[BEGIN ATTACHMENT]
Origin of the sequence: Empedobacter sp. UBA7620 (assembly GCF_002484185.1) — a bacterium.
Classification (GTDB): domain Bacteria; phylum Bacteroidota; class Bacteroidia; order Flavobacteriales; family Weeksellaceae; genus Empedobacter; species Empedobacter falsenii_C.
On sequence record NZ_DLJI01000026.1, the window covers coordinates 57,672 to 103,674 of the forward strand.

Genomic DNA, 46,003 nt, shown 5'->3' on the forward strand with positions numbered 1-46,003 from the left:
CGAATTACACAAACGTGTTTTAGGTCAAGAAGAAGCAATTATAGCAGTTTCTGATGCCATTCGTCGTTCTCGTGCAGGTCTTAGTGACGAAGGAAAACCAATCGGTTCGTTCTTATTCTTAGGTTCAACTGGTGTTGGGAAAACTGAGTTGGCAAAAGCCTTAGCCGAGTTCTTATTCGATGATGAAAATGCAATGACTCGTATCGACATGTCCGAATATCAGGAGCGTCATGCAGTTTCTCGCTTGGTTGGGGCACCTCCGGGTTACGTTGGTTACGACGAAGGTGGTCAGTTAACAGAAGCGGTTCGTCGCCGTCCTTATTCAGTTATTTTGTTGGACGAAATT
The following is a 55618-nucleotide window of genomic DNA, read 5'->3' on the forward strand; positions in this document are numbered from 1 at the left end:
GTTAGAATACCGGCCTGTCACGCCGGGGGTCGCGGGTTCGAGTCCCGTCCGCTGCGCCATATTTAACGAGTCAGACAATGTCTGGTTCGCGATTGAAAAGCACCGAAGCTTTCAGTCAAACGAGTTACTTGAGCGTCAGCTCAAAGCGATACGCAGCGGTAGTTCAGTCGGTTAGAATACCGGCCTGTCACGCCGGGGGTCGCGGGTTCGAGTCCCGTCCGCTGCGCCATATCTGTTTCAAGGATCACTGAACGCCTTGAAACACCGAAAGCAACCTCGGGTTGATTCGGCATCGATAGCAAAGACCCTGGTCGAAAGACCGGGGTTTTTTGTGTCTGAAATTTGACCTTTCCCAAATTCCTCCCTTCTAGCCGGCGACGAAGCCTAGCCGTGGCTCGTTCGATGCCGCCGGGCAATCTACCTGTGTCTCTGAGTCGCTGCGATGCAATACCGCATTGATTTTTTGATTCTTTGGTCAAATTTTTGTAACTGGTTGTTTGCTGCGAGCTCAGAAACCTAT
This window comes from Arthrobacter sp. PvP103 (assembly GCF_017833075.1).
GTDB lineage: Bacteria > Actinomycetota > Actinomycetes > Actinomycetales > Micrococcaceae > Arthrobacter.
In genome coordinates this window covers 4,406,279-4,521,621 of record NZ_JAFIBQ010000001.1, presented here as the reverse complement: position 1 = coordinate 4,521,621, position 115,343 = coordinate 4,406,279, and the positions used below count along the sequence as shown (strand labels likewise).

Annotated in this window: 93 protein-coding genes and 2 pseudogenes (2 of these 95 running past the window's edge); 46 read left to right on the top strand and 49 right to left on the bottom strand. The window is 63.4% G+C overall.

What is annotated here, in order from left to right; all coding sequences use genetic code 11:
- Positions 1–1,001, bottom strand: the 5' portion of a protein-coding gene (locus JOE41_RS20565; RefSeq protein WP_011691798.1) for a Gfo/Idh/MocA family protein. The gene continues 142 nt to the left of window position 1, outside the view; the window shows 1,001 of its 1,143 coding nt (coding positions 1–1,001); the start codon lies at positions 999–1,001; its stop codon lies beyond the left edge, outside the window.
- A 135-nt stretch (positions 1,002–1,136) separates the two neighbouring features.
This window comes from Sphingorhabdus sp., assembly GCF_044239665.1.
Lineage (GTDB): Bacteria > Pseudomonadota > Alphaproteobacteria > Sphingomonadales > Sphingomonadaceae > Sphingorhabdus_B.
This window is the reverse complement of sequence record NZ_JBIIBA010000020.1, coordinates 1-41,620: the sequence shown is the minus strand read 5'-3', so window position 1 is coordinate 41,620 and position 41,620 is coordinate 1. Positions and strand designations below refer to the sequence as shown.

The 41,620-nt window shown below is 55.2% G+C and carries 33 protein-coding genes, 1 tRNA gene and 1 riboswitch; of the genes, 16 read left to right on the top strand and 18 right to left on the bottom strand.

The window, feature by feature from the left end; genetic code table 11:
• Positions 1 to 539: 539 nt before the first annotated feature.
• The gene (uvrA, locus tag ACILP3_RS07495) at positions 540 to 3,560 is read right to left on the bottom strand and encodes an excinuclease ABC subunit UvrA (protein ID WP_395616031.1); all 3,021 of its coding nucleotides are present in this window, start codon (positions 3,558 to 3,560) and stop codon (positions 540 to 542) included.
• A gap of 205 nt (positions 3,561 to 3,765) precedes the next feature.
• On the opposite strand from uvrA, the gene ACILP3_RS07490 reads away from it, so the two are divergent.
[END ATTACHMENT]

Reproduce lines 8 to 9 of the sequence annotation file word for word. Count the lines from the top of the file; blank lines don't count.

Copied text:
This window comes from Arthrobacter sp. PvP103 (assembly GCF_017833075.1).
GTDB lineage: Bacteria > Actinomycetota > Actinomycetes > Actinomycetales > Micrococcaceae > Arthrobacter.